Most Read: Business

 Last Update: : AM 12/29/2014(NASDAQ&DJIA)

World Markets from      


Other Market Data from      


Key Rates from      


Blog Contributors

Timothy B. Lee

Timothy B. Lee

Timothy B. Lee covers technology policy, including copyright and patent law, telecom regulation, privacy, and free speech. He also writes about the economics of technology. He has previously written for Ars Technica and Forbes. You can follow him on Twitter or send him email.

Brian Fung

Brian Fung

Brian Fung covers technology for The Washington Post, focusing on electronic privacy, national security, digital politics and the Internet that binds it all together. He was previously the technology correspondent for National Journal and an associate editor at the Atlantic. His writing has also appeared in Foreign Policy, Talking Points Memo, the American Prospect and Nonprofit Quarterly. Follow Brian on Google+ .

Andrea Peterson

Andrea Peterson

Andrea Peterson covers technology policy for The Washington Post, with an emphasis on cybersecurity, consumer privacy, transparency, surveillance and open government. She also delves into the societal impacts of technology access and how innovation is intertwined with cultural development.

Post Tech
About / Where's Post I.T.?   |    Twitter  |   On Facebook  |  RSS RSS Feed  |  E-Mail Cecilia
Posted at 02:35 PM ET, 05/03/2011

Sprint goes to states to fight AT&T merger with T-Mobile

Sprint Nextel is taking its battle against AT&T’s acquisition of T-Mobile to the states, starting with a request for the West Virginia Public Service Commission to investigate and block the deal.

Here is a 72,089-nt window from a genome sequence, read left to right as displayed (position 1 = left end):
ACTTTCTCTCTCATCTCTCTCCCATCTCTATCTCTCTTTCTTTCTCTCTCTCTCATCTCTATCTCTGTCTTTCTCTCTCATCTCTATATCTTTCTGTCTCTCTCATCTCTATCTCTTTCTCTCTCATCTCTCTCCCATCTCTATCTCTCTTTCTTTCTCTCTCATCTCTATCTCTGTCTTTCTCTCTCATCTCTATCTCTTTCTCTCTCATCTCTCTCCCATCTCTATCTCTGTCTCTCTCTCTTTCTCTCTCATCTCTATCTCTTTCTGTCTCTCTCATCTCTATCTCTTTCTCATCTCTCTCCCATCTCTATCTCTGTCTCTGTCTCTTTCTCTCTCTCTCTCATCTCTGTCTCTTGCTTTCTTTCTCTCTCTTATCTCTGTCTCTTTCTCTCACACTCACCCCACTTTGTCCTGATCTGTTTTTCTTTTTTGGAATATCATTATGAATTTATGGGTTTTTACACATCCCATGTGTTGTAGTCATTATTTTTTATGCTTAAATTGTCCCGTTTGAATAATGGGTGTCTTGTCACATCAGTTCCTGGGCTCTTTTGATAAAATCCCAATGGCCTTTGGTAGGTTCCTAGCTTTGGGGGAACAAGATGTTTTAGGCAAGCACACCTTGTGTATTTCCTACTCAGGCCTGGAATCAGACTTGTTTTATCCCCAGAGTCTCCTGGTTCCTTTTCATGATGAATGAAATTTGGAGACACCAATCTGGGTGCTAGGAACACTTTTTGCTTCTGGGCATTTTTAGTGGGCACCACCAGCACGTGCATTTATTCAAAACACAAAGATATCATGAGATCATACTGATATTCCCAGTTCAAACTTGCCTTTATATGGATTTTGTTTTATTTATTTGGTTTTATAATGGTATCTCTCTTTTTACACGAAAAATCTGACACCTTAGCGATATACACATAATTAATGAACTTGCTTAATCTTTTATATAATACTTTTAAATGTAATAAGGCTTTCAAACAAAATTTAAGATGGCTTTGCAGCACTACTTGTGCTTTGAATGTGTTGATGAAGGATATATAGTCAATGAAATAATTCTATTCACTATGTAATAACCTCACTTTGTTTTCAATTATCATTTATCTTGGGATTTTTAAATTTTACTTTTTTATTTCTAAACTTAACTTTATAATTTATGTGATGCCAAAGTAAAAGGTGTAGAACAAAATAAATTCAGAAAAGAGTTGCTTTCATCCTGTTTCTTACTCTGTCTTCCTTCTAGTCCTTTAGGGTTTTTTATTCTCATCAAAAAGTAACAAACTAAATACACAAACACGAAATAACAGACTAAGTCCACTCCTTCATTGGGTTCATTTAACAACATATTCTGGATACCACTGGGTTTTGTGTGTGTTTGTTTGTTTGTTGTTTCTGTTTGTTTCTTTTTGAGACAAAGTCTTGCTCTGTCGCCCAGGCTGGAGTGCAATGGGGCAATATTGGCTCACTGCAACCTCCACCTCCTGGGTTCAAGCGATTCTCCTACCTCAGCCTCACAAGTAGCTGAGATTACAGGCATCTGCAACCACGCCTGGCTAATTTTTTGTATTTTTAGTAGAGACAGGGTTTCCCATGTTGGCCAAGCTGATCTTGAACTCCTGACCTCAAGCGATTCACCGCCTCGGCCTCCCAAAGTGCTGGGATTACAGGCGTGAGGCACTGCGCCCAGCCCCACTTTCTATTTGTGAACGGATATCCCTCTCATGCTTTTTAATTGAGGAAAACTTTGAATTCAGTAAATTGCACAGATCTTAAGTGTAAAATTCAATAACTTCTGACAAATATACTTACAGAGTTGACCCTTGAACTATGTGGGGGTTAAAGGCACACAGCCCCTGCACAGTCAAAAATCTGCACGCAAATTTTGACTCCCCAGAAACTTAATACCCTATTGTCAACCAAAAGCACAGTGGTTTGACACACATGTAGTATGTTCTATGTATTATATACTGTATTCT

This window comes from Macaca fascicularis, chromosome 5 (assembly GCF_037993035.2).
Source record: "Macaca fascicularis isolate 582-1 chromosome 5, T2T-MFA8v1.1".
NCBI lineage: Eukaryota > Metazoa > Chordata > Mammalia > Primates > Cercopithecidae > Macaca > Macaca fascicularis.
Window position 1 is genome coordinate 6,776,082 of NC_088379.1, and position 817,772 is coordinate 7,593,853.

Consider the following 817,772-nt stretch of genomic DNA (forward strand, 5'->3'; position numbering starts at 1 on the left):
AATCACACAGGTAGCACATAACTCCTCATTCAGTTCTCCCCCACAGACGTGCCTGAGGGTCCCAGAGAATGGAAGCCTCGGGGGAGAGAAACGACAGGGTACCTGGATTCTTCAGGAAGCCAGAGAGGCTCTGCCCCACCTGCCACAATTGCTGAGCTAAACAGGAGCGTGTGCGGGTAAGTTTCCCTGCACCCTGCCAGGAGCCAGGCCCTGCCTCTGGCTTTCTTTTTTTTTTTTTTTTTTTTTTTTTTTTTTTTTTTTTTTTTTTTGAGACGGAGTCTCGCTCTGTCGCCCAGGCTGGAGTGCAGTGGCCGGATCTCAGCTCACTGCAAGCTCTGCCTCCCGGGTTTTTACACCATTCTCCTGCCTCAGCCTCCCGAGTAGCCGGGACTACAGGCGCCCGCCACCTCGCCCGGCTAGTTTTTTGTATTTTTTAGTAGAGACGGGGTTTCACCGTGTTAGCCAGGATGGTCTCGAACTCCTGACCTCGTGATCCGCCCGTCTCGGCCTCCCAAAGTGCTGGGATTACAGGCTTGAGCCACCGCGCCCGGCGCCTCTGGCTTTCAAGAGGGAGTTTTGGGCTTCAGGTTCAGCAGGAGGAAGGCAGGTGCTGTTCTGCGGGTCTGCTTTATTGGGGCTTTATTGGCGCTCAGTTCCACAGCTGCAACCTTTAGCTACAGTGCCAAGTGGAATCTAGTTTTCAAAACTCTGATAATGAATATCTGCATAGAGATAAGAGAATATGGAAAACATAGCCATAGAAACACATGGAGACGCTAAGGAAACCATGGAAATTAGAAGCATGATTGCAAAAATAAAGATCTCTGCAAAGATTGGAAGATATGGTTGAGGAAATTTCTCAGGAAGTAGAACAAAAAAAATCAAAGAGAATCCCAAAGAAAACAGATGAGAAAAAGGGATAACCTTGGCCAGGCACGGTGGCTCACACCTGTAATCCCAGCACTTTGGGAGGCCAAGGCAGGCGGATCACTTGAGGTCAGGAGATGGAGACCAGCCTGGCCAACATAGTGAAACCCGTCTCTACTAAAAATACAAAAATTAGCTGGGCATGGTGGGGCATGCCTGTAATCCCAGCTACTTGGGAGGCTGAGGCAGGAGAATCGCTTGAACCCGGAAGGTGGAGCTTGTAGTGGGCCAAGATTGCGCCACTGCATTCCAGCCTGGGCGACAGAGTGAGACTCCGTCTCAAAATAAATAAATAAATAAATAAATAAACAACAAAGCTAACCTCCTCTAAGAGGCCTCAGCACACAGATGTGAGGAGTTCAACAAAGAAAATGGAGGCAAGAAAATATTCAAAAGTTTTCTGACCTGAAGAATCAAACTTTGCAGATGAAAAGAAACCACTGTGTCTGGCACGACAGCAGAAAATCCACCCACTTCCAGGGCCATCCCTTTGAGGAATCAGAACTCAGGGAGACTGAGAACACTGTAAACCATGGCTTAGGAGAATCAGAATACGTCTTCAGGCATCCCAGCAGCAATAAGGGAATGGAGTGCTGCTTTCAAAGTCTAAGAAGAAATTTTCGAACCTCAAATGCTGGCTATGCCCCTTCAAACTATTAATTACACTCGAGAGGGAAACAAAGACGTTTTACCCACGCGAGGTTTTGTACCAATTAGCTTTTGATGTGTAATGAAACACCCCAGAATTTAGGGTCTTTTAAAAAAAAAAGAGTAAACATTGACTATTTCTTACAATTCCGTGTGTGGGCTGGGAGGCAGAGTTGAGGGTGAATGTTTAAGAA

In a filing Monday with the state commission, Sprint Nextel said the agency has a mandate to ensure mergers don’t harm the public.

“Clearly the interest of the public in this state will be adversely affected by the proposed merger because it is anticompetitive and will hurt consumers by raising prices, restricting innovation and limiting choices of wireless providers,” Sprint said in its filing.

Sprint, the nation’s third-largest wireless carrier by number of subscribers, has emerged as the most vocal opponent of the $39 billion deal. It says 80 percent of all wireless consumers will hold AT&T or Verizon Wireless plans, creating a duopoly in the market.

A Sprint spokesman said the company will likely file similar petitions in other states where AT&T is required to gain approval for the transfer of T-Mobile licenses.

AT&T spokesman Michael Balmoris said the merged company would significantly expand mobile broadband access to the state of West Virginia. It has promised to increase deployment of mobile Internet service beyond what it would have as just AT&T.

“Anyone who looks at our current plan to deploy 4G LTE in West Virginia versus our deployment plan after the merger can see the tremendous benefits this transaction will bring to West Virginia consumers,” Balmoris said.

It will be a difficult battle on the state level for Sprint. AT&T has many more employees than Sprint that lobby state utilities commissioners, observers said.

And it is early still in the merger process. The FCC has only started its review of the merger three weeks ago. The Justice Department is collecting information from AT&T, T-Mobile and competitors to look into possible antitrust implications of the transaction.

Related stories:

Consumers give FCC an earful on AT&T, T-Mobile merger

AT&T executive Jim Cicconi on the merger

By  |  02:35 PM ET, 05/03/2011

Read what others are saying

    © 2011 The Washington Post Company